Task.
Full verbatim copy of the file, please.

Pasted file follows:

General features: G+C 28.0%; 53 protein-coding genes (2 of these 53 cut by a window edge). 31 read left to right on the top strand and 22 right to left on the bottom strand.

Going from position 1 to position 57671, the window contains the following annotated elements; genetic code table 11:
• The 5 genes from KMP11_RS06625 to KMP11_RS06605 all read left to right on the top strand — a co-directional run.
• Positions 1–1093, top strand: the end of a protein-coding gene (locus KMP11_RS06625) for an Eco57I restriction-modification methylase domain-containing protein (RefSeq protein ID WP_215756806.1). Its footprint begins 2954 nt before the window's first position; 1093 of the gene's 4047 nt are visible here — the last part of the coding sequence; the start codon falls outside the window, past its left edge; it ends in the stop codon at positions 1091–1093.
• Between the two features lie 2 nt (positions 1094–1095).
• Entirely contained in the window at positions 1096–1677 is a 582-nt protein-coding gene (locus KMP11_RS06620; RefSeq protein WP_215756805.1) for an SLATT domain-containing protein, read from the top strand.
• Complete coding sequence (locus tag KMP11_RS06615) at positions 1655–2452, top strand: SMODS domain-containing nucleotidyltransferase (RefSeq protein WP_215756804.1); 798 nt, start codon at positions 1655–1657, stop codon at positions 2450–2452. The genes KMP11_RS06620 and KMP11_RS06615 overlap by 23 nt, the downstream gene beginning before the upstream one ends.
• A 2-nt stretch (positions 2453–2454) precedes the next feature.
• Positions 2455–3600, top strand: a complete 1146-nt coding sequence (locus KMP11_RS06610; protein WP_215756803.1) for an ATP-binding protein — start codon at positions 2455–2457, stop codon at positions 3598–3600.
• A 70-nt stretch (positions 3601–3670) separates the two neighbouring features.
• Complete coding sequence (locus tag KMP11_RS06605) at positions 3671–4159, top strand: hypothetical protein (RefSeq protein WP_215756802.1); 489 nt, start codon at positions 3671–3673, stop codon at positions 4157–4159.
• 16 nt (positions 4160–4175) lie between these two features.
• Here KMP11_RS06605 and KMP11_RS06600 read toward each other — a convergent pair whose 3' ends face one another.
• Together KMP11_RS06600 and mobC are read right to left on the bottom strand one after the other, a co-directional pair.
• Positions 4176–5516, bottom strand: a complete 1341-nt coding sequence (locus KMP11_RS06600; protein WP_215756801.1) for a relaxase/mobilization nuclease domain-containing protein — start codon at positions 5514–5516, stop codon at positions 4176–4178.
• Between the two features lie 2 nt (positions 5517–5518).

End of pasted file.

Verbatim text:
General features: G+C 28.0%; 53 protein-coding genes (2 of these 53 cut by a window edge). 31 read left to right on the top strand and 22 right to left on the bottom strand.

Going from position 1 to position 57671, the window contains the following annotated elements; genetic code table 11:
• The 5 genes from KMP11_RS06625 to KMP11_RS06605 all read left to right on the top strand — a co-directional run.
• Positions 1–1093, top strand: the end of a protein-coding gene (locus KMP11_RS06625) for an Eco57I restriction-modification methylase domain-containing protein (RefSeq protein ID WP_215756806.1). Its footprint begins 2954 nt before the window's first position; 1093 of the gene's 4047 nt are visible here — the last part of the coding sequence; the start codon falls outside the window, past its left edge; it ends in the stop codon at positions 1091–1093.
• Between the two features lie 2 nt (positions 1094–1095).
• Entirely contained in the window at positions 1096–1677 is a 582-nt protein-coding gene (locus KMP11_RS06620; RefSeq protein WP_215756805.1) for an SLATT domain-containing protein, read from the top strand.
• Complete coding sequence (locus tag KMP11_RS06615) at positions 1655–2452, top strand: SMODS domain-containing nucleotidyltransferase (RefSeq protein WP_215756804.1); 798 nt, start codon at positions 1655–1657, stop codon at positions 2450–2452. The genes KMP11_RS06620 and KMP11_RS06615 overlap by 23 nt, the downstream gene beginning before the upstream one ends.
• A 2-nt stretch (positions 2453–2454) precedes the next feature.
• Positions 2455–3600, top strand: a complete 1146-nt coding sequence (locus KMP11_RS06610; protein WP_215756803.1) for an ATP-binding protein — start codon at positions 2455–2457, stop codon at positions 3598–3600.
• A 70-nt stretch (positions 3601–3670) separates the two neighbouring features.
• Complete coding sequence (locus tag KMP11_RS06605) at positions 3671–4159, top strand: hypothetical protein (RefSeq protein WP_215756802.1); 489 nt, start codon at positions 3671–3673, stop codon at positions 4157–4159.
• 16 nt (positions 4160–4175) lie between these two features.
• Here KMP11_RS06605 and KMP11_RS06600 read toward each other — a convergent pair whose 3' ends face one another.
• Together KMP11_RS06600 and mobC are read right to left on the bottom strand one after the other, a co-directional pair.
• Positions 4176–5516, bottom strand: a complete 1341-nt coding sequence (locus KMP11_RS06600; protein WP_215756801.1) for a relaxase/mobilization nuclease domain-containing protein — start codon at positions 5514–5516, stop codon at positions 4176–4178.
• Between the two features lie 2 nt (positions 5517–5518).